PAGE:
An analogy would be that you’re sitting still, but your heart is beating as if it's going for a jog. Over time, if you have that consistent stressor on your heart, it's going to enlarge, which isn't always a bad thing. But it can be when combined with fibrosis, the stiffening of the heart. Many times, these patients have a hard time pumping enough blood out of their heart to the rest of their body to get enough oxygen to their cells. Plus, they have a hard time relaxing their heart which is also a very important aspect.  


How common is hypertrophic cardiomyopathy in adults? 

Estimates are as high as one in 200.  Many are undiagnosed because they have no symptoms, or mild symptoms that might seem like asthma or being out of shape. It can be slowly progressive, so other people might just think they are getting older and might not realize that it’s not normal to feel lightheaded after an activity.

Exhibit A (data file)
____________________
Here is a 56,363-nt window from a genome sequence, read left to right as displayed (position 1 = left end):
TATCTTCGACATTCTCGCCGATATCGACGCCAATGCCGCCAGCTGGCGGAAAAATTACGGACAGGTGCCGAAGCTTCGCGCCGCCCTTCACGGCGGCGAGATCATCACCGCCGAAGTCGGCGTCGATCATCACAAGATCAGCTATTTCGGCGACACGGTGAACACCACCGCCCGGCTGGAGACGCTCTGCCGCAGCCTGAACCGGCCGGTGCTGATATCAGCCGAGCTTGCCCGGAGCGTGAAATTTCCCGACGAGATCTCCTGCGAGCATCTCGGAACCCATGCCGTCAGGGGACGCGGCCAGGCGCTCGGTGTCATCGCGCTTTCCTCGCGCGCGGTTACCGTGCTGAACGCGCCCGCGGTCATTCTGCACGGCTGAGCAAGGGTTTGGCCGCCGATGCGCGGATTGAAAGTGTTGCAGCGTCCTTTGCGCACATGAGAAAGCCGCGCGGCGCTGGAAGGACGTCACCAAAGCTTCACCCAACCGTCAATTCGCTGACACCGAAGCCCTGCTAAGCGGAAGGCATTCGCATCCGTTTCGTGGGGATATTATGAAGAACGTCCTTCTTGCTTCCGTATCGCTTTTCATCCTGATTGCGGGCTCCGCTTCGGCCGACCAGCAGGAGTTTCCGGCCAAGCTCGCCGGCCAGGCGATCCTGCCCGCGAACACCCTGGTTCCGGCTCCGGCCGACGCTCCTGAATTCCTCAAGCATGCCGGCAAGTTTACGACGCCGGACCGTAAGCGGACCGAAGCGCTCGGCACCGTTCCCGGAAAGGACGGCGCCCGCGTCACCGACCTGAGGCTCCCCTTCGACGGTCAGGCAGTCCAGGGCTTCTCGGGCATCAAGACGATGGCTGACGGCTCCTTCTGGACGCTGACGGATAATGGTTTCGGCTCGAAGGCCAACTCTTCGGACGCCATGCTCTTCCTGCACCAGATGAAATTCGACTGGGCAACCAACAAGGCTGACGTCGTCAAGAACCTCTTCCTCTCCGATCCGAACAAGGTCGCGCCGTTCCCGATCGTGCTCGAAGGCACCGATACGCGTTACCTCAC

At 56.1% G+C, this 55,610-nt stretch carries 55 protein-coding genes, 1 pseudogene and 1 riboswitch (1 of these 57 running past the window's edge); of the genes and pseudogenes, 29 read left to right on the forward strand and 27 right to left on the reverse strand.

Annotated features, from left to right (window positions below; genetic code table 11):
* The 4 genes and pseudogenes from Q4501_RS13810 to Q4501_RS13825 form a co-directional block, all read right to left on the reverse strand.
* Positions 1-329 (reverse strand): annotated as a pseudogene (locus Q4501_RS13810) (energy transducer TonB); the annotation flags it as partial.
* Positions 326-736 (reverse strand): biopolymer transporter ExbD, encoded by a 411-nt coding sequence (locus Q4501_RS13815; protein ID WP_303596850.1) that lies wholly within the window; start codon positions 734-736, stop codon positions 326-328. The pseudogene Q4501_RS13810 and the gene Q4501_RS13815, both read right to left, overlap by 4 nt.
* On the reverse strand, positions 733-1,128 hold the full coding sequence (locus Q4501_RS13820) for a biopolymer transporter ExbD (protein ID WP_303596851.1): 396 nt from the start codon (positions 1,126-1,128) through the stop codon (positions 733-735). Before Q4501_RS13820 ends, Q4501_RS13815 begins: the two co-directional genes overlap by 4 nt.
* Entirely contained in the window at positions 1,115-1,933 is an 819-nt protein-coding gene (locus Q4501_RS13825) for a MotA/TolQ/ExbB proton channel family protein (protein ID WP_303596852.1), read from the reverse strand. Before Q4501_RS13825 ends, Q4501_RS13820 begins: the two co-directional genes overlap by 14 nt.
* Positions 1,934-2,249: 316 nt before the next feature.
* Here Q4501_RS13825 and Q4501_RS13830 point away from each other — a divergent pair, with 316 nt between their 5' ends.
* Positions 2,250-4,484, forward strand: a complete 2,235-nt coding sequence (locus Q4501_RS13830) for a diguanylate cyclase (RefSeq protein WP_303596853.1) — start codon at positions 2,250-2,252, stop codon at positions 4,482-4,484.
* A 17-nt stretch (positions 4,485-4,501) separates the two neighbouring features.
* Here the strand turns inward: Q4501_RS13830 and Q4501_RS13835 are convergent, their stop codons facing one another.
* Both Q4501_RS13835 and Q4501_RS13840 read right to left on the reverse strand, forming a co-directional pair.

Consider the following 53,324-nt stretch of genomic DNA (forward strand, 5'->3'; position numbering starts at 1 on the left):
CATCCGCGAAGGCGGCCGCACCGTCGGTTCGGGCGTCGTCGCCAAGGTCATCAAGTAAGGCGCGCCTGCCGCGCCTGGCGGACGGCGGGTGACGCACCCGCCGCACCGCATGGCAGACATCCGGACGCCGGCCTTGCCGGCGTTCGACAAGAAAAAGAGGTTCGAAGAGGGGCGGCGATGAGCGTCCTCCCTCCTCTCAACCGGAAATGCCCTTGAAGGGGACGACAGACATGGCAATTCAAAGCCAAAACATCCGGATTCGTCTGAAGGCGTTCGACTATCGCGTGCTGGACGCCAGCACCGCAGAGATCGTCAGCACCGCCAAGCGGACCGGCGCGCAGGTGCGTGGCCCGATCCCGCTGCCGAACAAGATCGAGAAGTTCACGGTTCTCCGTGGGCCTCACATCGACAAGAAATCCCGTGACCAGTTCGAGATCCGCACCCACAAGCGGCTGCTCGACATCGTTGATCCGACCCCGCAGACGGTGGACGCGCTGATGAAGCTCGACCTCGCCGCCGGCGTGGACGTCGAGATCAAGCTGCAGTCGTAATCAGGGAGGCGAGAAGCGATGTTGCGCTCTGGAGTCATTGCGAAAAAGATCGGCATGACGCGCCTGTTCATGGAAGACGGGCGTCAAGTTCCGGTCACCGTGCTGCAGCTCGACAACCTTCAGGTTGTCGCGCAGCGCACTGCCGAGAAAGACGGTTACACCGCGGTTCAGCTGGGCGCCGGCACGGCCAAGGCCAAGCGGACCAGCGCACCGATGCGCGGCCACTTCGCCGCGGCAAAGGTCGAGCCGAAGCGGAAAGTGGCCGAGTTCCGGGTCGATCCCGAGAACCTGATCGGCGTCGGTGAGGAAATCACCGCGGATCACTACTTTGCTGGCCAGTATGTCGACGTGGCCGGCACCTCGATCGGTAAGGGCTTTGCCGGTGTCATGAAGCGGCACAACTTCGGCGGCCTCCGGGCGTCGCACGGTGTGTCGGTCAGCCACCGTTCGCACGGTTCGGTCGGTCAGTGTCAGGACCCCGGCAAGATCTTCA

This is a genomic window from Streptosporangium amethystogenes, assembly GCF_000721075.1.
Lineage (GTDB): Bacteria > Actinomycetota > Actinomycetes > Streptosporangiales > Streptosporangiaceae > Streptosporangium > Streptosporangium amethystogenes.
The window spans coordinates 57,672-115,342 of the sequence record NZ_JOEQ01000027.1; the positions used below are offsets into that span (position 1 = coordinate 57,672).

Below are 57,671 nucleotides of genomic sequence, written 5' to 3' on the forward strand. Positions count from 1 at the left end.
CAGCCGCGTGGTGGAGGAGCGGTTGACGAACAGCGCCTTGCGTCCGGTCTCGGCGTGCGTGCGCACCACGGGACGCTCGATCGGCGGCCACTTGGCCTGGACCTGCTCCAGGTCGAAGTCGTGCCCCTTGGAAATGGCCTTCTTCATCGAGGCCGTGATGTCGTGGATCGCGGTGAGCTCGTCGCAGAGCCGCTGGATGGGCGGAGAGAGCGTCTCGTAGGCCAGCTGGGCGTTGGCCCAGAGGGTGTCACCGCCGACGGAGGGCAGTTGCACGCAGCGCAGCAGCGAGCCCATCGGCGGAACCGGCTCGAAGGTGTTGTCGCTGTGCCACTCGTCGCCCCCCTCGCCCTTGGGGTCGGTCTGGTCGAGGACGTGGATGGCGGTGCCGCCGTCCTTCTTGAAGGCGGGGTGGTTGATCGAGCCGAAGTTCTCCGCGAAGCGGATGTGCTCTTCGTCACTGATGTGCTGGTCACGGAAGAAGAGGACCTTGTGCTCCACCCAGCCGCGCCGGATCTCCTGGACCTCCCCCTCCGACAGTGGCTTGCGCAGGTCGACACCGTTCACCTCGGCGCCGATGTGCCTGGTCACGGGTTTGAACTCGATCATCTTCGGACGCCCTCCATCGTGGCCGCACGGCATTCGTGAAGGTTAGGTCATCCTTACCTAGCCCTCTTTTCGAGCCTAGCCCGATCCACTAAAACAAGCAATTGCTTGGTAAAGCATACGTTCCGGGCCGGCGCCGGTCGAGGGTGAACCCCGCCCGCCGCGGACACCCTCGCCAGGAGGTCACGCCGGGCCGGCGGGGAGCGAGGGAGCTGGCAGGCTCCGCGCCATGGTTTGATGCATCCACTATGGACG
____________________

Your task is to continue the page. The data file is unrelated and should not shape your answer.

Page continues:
As part of your BIO5 Postdoctoral Fellowship this year, you hope to travel to the University of Copenhagen and advance your laboratory skills. Can you tell us more about what you hope to experience? 

I'm super excited. We have a collaborator, Dr. Julian Ochala at the University of Copenhagen, who has developed a model where he can study the energy rates of the myosin heads.  

I've hinted at this, but in hypertrophic cardiomyopathy, those myosin heads are usually in this hyper contractile state, and they're likely using up a lot more energy than they need to. It's very energy inefficient. We suspect that if we cut out cardiac myosin binding protein-c in our different models, we would expect to see that it will be using up energy faster than ideal.